Abu Dhabi, UAEThursday 1 October 2020

Economics 101: GCC states need to do more to encourage SME-led innovation

Governments' best role is to enable the private sector and making public-sector employment less attractive is critical to empowering SMEs.
Competitive markets motivate entrepreneurs to address their clients’ needs, as it is the most straightforward path to commercial success, writes Omar Al Ubaydli. Ravindranath K / The National
Competitive markets motivate entrepreneurs to address their clients’ needs, as it is the most straightforward path to commercial success, writes Omar Al Ubaydli. Ravindranath K / The National

How to make GCC SMEs as dynamic as non-GCC SMEs?

The high wages and secure jobs that GCC public sectors offer to their citizens undermine the incentive to work in a SME, either as a dynamic entrepreneur or as a regular employee. Given how important SME-led innovation is to the performance of conventional economies, what can the GCC countries do to improve the contribution of their SMEs?

Before I propose specific policies, a key overarching theme is that governments in general, GCC or otherwise, should avoid the business of picking “winners”. Throughout history, governments have demonstrated that their best role is to enable the private sector and to create an environment where competition in a level playing field determines the success of commercial projects.

Government bureaucrats exchanging memoranda about what they think is commercially valuable based on non-market criteria is a recipe for an ineffective private sector, because bureaucrats lack the financial incentives necessary for making wise commercial decisions.

In contrast, competitive markets motivate entrepreneurs to address their clients’ needs, as it is the most straightforward path to commercial success. Swapping market forces for government decisions encourages entrepreneurs to shift resources away from satisfying clients toward building a rapport with the government bureaucrats picking the winning projects. GCC governments should especially heed this warning as they seek to increase the private sector’s role in employing nationals, as too often in the past, their zeal for assisting nascent private-sector projects encourages white elephants dependent upon government support.

Thus, even when the government does provide direct assistance to SMEs, where possible, it should build upon a competitive market decision over which projects merit support. An example is loan guarantees, whereby creditors provide loans to SMEs under the standard terms but the government secures the loan on behalf of the borrowing SME, eliminating the downside risk faced by creditors. This way, private, for-profit creditors are still competing to offer loans to private, for-profit SMEs and civil servants are kept far away from commercial decisions. Another common example is tax breaks for SMEs.

In both cases, GCC governments can amplify the benefits accruing to SMEs by shifting funds away from public-sector employment to SME support. Thus, rather than replacing retiring government workers with new hires, those funds can be redirected toward lightening the tax burden being imposed upon SMEs, such as the selection of fees recently imposed upon companies operating in the Saudi private sector. Much to the chagrin of many GCC citizens, making public-sector employment less attractive is critical to empowering SMEs.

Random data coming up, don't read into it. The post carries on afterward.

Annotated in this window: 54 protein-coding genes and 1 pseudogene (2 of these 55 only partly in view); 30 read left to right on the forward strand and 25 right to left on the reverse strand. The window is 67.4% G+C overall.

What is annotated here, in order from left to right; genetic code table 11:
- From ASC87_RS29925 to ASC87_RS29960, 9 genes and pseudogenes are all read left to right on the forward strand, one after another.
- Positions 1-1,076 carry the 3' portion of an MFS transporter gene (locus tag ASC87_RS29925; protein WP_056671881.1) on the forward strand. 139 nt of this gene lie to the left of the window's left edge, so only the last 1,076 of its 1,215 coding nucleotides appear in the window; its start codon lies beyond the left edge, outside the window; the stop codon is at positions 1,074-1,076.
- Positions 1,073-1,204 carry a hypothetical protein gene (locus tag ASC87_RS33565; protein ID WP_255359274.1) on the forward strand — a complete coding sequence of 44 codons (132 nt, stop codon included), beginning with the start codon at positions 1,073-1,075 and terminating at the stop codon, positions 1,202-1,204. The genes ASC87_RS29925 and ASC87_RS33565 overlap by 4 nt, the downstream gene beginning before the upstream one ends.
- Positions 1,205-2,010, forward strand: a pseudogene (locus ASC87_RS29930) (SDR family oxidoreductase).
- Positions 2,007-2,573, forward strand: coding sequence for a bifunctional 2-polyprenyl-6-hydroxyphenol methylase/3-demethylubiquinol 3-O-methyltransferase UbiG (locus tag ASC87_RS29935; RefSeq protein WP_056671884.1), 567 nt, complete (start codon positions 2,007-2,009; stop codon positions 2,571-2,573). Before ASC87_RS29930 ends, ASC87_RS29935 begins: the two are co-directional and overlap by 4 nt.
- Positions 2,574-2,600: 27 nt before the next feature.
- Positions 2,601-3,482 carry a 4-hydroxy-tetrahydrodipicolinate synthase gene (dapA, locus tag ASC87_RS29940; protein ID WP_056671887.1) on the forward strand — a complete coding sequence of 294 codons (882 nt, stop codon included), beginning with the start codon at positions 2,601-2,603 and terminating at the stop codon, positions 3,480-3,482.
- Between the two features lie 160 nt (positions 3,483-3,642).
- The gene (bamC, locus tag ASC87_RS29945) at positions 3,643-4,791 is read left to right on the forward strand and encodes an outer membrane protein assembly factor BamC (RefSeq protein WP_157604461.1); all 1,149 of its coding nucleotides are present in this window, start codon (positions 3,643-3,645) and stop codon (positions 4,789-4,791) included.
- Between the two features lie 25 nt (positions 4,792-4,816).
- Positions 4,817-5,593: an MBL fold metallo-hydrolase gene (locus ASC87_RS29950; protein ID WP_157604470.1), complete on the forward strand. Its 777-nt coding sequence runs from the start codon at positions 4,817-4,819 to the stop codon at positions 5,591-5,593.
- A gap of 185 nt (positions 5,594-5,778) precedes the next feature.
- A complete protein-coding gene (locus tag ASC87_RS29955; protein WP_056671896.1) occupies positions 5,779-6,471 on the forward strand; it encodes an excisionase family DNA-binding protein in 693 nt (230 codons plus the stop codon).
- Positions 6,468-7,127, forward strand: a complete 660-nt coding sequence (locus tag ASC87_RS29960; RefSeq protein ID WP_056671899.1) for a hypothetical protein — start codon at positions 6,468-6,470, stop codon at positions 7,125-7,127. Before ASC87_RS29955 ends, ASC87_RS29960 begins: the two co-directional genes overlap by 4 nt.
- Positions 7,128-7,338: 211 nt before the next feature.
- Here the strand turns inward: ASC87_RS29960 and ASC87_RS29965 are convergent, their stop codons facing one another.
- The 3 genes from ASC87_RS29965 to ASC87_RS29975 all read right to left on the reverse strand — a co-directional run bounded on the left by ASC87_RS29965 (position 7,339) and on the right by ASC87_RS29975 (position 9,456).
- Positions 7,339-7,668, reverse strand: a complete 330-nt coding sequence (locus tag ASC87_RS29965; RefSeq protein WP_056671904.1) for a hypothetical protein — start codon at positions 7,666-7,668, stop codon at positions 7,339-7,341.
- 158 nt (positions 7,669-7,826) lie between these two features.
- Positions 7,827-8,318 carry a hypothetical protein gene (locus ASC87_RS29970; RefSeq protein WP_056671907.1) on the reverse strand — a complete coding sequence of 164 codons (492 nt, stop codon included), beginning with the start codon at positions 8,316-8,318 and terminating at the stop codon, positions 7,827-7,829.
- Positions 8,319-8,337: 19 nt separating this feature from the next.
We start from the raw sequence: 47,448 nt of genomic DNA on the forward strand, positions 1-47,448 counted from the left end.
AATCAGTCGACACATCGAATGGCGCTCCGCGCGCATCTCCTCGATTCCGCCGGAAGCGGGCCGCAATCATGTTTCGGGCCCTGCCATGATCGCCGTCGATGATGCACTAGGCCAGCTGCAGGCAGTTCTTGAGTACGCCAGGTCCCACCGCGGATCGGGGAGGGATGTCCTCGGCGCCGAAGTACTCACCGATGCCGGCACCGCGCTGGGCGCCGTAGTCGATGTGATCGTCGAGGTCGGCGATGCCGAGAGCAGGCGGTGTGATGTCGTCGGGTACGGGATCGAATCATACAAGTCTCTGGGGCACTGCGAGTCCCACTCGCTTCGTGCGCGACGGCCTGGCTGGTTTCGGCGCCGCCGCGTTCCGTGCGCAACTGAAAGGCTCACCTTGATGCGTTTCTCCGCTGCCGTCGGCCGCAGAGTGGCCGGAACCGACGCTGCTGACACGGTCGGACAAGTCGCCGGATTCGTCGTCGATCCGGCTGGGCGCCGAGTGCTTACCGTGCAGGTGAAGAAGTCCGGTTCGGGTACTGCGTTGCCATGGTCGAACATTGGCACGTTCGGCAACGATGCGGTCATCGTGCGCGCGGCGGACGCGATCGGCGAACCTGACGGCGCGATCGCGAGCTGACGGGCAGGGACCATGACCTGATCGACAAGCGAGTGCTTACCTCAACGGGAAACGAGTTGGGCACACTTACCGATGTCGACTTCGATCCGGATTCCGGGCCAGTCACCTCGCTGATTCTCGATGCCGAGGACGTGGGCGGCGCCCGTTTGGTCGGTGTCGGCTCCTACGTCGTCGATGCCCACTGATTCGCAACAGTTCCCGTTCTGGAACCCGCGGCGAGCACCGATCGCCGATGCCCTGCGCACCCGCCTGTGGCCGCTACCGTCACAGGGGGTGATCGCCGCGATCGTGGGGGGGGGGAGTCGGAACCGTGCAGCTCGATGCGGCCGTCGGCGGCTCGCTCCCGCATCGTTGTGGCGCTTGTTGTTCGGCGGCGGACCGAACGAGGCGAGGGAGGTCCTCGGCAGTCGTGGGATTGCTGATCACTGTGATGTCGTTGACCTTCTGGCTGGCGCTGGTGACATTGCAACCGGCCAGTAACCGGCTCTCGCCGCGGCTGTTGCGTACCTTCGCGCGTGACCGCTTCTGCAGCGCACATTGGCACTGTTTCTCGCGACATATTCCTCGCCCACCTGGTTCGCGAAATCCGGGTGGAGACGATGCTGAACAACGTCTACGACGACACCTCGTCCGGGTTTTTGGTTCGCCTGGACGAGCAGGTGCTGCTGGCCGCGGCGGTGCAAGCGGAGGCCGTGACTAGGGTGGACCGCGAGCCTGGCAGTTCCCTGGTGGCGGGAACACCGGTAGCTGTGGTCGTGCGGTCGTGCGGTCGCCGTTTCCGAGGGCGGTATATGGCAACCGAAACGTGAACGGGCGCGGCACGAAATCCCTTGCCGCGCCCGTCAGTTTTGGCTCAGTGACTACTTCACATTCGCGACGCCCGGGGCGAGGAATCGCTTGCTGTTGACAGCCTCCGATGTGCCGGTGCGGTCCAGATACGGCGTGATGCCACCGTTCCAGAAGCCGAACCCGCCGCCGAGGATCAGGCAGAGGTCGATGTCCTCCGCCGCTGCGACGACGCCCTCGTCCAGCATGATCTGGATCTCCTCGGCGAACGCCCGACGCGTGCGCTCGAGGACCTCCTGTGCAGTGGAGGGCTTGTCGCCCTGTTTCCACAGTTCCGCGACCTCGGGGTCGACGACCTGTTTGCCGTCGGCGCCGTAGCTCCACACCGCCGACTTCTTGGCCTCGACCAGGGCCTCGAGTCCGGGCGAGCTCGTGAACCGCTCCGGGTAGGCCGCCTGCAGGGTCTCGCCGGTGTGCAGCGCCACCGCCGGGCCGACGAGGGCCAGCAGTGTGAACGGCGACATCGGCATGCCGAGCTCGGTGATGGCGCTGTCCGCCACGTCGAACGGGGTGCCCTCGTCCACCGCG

GCC entrepreneurs often suffer from a lack of training in accounting and other business essentials. Along similar lines to the above, rather than running their own workshops, governments should consider giving SME owners vouchers which they can use to attend privately run workshops in a competitive educational market.

Government regulations also constitute a significant hurdle for SMEs, which cannot afford the lawyers and industry specialists necessary to navigate a byzantine legal environment. In many cases, regulations become unsuitable with the passage of time, due to technological improvements, but they remain in place because governments focus more on the act of promulgating new legislation than on eliminating defunct old legislation.

How can GCC governments tackle this problem?

The Netherlands offers the sunsetting of legislation as a potential solution, whereby regulations automatically expire and have to be actively reenacted by the government; that helps to limit the persistence of obsolete regulations. The UK government’s approach has been to establish deregulation units dedicated to weeding out laws that have become inappropriate. SMEs in the GCC would surely benefit from such initiatives.

Finally, GCC governments should consider giving SMEs a larger role in official trade missions, especially as they seek to expand trade relations with huge markets such as China and India.

Vincent van Gogh once remarked: “Great things are done by a series of small things brought together.” The GCC’s oil means that its economy has the potential to be great; realising that potential requires SMEs to play a larger role.

Omar Al Ubaydli is the programme director for international and geopolitical studies at the Bahrain Center for Strategic, International and Energy Studies, and an affiliated associate professor of economics at George Mason University in the US. He welcomes economics questions from readers via email (omar@omar.ec) or tweet (@omareconomics).

We welcome economics questions from our readers via email (omar@omar.ec) or tweet (@omareconomics).

business@thenational.ae

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Updated: February 25, 2017 04:00 AM

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